The Tablet [Market Harborough, England]
July 6, 2022
By Tom Heneghan
Officials insist the association was shut down due to dysfunction, not abuse.
Mission Thérésienne, a French canonical association of the faithful active in about 20 countries, has been shut down by the bishop of Bayeux-Lisieux for “substantial dysfunctions” in its management.
The association, named after Saint Thérèse of Lisieux, encourages children and their families to pray for vocations and for about 6,500 priests and religious they have adopted. It promptly closed its website and its five magazines for young Catholics, promising to refund the subscriptions.
The shutdown was the latest community closure or diocesan inspection in France, where Church management has come under increasing scrutiny after the country’s two top archbishops, in Paris and Lyon, quit over the past two years.
New communities in France, often charismatic or traditional groups that have grown in recent decades as vocations to the diocesan clergy fall, have received special attention. Pope Francis announced in mid-June that bishops now needed Vatican support before approving any new canonical associations.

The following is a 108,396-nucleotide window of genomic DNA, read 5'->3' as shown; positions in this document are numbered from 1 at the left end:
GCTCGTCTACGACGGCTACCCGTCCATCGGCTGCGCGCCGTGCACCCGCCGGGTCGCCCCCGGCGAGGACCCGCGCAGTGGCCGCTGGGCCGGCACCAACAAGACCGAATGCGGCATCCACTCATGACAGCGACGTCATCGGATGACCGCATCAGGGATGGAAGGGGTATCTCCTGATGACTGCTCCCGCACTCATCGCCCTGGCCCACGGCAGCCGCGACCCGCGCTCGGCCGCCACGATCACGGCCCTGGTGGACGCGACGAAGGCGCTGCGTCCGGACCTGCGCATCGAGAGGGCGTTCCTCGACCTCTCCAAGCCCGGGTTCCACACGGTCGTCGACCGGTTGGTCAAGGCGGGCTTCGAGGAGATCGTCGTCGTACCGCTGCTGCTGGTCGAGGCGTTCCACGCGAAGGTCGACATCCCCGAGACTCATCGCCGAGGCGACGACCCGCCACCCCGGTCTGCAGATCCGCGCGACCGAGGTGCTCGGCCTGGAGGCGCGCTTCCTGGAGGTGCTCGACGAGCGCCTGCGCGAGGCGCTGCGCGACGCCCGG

Over the past month, ordinations have been suspended in a diocese judged overly friendly to new communities, a charismatic community was dissolved, and an apostolic visitation was announced for Strasbourg archdiocese amid charges of mismanagement.
The Bayeux-Lisieux diocese insists the problem lies in “dysfunctions … in internal and external fora” and not other types of abuse.
Bishop Jacques Habert launched an inquiry into the mission, which was recognised in 1992, after he took over in 2020, said diocesan spokesman Fr Laurent Berthout. “We have here the example of a bishop who exercises vigilance,” he said.
Fr Berthout insisted that the dissolution was not linked to mission founder and spiritual counsellor Fr Bruno Thévenin. Sexual abuse accusations against him were investigated without result before Bishop Habert arrived, the spokesman told the weekly Famille Chrétienne.
While the canonical association was shut down, other activities supporting vocations may continue under a civil association that continues in the diocese.
Cyrille Chartier-Kastler, head of the civil association that continues to work with the diocese, said: “As soon as our project is stabilised, we will present it to the members of the civil association Mission Thérésienne.”